Skip to main content

Testing suite - Temporal Go SDK feature guide

The Testing section of the Temporal Application development guide describes the frameworks that facilitate Workflow and integration testing.

In the context of Temporal, you can create these types of automated tests:

  • End-to-end: Running a Temporal Server and Worker with all its Workflows and Activities; starting and interacting with Workflows from a Client.
  • Integration: Anything between end-to-end and unit testing.
    • Running Activities with mocked Context and other SDK imports (and usually network requests).
    • Running Workers with mock Activities, and using a Client to start Workflows.
    • Running Workflows with mocked SDK imports.
  • Unit: Running a piece of Workflow or Activity code (a function or method) and mocking any code it calls.

We generally recommend writing the majority of your tests as integration tests.

Because the test server supports skipping time, use the test server for both end-to-end and integration tests with Workers.

Test frameworks

The Temporal Go SDK provides a test framework to facilitate testing Workflow implementations.

This framework is suited for implementing unit tests as well as functional tests of the Workflow logic.

Test setup

To run unit tests, we first define a test suite struct that absorbs both the basic suite functionality from testify via suite.Suite and the suite functionality from the Temporal test framework via testsuite.WorkflowTestSuite.

Because every test in this test suite will test our Workflow, we add a property to our struct to hold an instance of the test environment. This allows us to initialize the test environment in a setup method.

For testing Workflows, we use a testsuite.TestWorkflowEnvironment.

type UnitTestSuite struct {

env *testsuite.TestWorkflowEnvironment

Next, we implement a SetupTest method to set up a new test environment before each test. Doing so ensures that each test runs in its own isolated sandbox.

func (s *UnitTestSuite) SetupTest() {
s.env = s.NewTestWorkflowEnvironment()

We also implement an AfterTest function where we assert that all the mocks we set up were indeed called by invoking s.env.AssertExpectations(s.T()). Timeout for the entire test can be set using SetTestTimeout in the Workflow or Activity environment.

func (s *UnitTestSuite) AfterTest(suiteName, testName string) {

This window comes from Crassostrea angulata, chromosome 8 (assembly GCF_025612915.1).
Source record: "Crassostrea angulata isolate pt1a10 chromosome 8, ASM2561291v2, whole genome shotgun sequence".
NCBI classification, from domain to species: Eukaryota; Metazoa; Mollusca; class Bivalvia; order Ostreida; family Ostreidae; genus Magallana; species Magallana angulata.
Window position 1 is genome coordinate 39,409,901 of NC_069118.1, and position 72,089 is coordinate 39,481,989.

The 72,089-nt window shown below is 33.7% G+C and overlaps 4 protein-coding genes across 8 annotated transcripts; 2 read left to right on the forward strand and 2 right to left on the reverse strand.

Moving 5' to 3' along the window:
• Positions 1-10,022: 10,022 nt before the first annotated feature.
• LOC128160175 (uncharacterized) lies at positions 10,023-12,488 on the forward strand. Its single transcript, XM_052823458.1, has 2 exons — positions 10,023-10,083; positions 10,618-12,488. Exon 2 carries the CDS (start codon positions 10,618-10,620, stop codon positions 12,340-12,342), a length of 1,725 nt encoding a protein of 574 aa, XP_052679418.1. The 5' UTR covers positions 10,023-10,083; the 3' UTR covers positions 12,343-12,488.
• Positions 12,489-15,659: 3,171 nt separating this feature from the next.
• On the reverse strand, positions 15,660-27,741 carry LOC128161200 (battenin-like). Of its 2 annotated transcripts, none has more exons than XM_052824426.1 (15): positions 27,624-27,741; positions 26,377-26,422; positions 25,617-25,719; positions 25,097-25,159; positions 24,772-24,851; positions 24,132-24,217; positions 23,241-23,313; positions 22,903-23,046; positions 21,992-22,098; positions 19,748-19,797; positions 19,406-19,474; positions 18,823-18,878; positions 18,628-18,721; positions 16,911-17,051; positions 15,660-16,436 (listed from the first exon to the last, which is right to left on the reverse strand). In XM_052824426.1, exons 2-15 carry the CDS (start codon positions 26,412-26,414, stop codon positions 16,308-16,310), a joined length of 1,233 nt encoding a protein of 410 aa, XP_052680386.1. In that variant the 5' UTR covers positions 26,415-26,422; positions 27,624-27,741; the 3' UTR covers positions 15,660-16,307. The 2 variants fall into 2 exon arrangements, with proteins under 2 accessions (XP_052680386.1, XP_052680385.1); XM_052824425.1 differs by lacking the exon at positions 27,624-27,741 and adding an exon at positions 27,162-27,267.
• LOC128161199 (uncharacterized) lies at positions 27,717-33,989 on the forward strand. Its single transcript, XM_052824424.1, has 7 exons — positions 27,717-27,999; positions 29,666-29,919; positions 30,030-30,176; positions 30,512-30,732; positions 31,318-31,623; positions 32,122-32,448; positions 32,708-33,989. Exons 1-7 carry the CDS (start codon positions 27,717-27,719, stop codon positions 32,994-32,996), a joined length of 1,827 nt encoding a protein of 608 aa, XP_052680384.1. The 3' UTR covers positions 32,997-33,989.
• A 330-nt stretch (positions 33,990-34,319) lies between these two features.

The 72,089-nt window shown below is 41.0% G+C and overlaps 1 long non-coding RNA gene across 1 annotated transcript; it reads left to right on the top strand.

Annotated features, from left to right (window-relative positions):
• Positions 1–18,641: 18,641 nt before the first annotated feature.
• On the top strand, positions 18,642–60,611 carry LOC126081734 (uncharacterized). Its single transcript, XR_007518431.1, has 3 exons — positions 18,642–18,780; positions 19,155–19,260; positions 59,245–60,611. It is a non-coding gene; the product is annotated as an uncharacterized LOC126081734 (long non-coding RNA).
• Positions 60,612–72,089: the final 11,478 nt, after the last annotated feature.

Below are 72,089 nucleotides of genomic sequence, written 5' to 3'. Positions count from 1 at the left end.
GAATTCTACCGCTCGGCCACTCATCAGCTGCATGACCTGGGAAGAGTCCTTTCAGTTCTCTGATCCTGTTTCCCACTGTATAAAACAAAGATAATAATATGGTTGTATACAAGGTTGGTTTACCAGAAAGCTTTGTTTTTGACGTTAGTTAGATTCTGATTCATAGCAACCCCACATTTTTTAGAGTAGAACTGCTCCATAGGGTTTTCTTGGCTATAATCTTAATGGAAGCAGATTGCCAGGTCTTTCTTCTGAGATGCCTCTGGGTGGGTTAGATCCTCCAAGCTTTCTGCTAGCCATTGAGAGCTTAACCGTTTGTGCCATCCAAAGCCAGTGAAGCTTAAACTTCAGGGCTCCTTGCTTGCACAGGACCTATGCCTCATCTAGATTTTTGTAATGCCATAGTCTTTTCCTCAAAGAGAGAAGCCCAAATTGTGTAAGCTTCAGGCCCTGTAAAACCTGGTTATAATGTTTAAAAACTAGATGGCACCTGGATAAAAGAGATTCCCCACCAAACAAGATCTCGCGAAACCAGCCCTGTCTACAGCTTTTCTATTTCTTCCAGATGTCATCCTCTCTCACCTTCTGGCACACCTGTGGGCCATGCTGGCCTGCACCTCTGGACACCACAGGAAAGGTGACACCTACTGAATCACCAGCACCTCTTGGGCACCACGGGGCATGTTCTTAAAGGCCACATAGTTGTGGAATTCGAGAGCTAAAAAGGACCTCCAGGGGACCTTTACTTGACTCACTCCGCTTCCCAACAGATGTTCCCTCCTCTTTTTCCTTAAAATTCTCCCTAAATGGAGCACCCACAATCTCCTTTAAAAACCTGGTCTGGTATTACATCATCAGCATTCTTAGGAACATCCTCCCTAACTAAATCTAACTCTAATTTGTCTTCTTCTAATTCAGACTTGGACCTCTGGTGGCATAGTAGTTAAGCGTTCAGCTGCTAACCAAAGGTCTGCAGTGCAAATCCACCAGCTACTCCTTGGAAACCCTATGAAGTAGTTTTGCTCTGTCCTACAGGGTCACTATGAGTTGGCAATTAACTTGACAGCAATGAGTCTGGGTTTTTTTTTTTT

Finally, we create a regular test function recognized by the go test command, and pass the struct to suite.Run.

func TestUnitTestSuite(t *testing.T) {
suite.Run(t, new(UnitTestSuite))

Testing Activities

An Activity can be tested with a mock Activity environment, which provides a way to mock the Activity context, listen to Heartbeats, and cancel the Activity. This behavior allows you to test the Activity in isolation by calling it directly, without needing to create a Worker to run the Activity.

Mock and override Activities

When running unit tests on Workflows, we want to test the Workflow logic in isolation. Additionally, we want to inject Activity errors during our test runs. The test framework provides two mechanisms that support these scenarios: Activity mocking and Activity overriding. Both of these mechanisms allow you to change the behavior of Activities invoked by your Workflow without the need to modify the actual Workflow code.

Let's take a look at a test that simulates a test that fails via the "Activity mocking" mechanism.

func (s *UnitTestSuite) Test_SimpleWorkflow_ActivityFails() {
s.env.OnActivity(SimpleActivity, mock.Anything, mock.Anything).Return(
"", errors.New("SimpleActivityFailure"))
s.env.ExecuteWorkflow(SimpleWorkflow, "test_failure")


err := s.env.GetWorkflowError()
var applicationErr *temporal.ApplicationError
s.True(errors.As(err, &applicationErr))
s.Equal("SimpleActivityFailure", applicationErr.Error())

This test simulates the execution of the Activity SimpleActivity that is invoked by our Workflow SimpleWorkflow returning an error. We accomplish this by setting up a mock on the test environment for the SimpleActivity that returns an error.

s.env.OnActivity(SimpleActivity, mock.Anything, mock.Anything).Return(
"", errors.New("SimpleActivityFailure"))

With the mock set up we can now execute the Workflow via the s.env.ExecuteWorkflow(...) method and assert that the Workflow completed successfully and returned the expected error.

Simply mocking the execution to return a desired value or error is a pretty powerful mechanism to isolate Workflow logic. However, sometimes we want to replace the Activity with an alternate implementation to support a more complex test scenario. Let's assume we want to validate that the Activity gets called with the correct parameters.